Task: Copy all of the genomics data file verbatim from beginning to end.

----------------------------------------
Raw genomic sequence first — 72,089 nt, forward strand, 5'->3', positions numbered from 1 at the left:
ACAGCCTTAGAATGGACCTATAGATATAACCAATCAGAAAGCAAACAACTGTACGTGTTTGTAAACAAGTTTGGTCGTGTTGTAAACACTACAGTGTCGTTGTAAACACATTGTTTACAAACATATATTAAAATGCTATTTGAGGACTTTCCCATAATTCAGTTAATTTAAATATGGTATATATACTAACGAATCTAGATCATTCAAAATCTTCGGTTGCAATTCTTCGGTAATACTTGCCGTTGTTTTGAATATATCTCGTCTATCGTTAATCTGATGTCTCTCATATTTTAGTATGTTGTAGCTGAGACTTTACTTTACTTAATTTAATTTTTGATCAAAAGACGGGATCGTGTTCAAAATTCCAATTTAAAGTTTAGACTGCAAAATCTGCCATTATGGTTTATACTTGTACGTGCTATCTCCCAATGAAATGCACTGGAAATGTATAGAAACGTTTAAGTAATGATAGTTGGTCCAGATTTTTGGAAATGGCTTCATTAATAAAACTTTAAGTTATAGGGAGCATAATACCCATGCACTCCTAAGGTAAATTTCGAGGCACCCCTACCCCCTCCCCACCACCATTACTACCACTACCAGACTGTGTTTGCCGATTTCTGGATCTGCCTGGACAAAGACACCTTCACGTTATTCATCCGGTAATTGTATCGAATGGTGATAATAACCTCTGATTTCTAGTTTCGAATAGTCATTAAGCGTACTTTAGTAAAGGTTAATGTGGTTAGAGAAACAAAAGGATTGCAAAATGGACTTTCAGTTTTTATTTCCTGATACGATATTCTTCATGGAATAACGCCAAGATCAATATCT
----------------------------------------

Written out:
Raw genomic sequence first — 72,089 nt, forward strand, 5'->3', positions numbered from 1 at the left:
ACAGCCTTAGAATGGACCTATAGATATAACCAATCAGAAAGCAAACAACTGTACGTGTTTGTAAACAAGTTTGGTCGTGTTGTAAACACTACAGTGTCGTTGTAAACACATTGTTTACAAACATATATTAAAATGCTATTTGAGGACTTTCCCATAATTCAGTTAATTTAAATATGGTATATATACTAACGAATCTAGATCATTCAAAATCTTCGGTTGCAATTCTTCGGTAATACTTGCCGTTGTTTTGAATATATCTCGTCTATCGTTAATCTGATGTCTCTCATATTTTAGTATGTTGTAGCTGAGACTTTACTTTACTTAATTTAATTTTTGATCAAAAGACGGGATCGTGTTCAAAATTCCAATTTAAAGTTTAGACTGCAAAATCTGCCATTATGGTTTATACTTGTACGTGCTATCTCCCAATGAAATGCACTGGAAATGTATAGAAACGTTTAAGTAATGATAGTTGGTCCAGATTTTTGGAAATGGCTTCATTAATAAAACTTTAAGTTATAGGGAGCATAATACCCATGCACTCCTAAGGTAAATTTCGAGGCACCCCTACCCCCTCCCCACCACCATTACTACCACTACCAGACTGTGTTTGCCGATTTCTGGATCTGCCTGGACAAAGACACCTTCACGTTATTCATCCGGTAATTGTATCGAATGGTGATAATAACCTCTGATTTCTAGTTTCGAATAGTCATTAAGCGTACTTTAGTAAAGGTTAATGTGGTTAGAGAAACAAAAGGATTGCAAAATGGACTTTCAGTTTTTATTTCCTGATACGATATTCTTCATGGAATAACGCCAAGATCAATATCT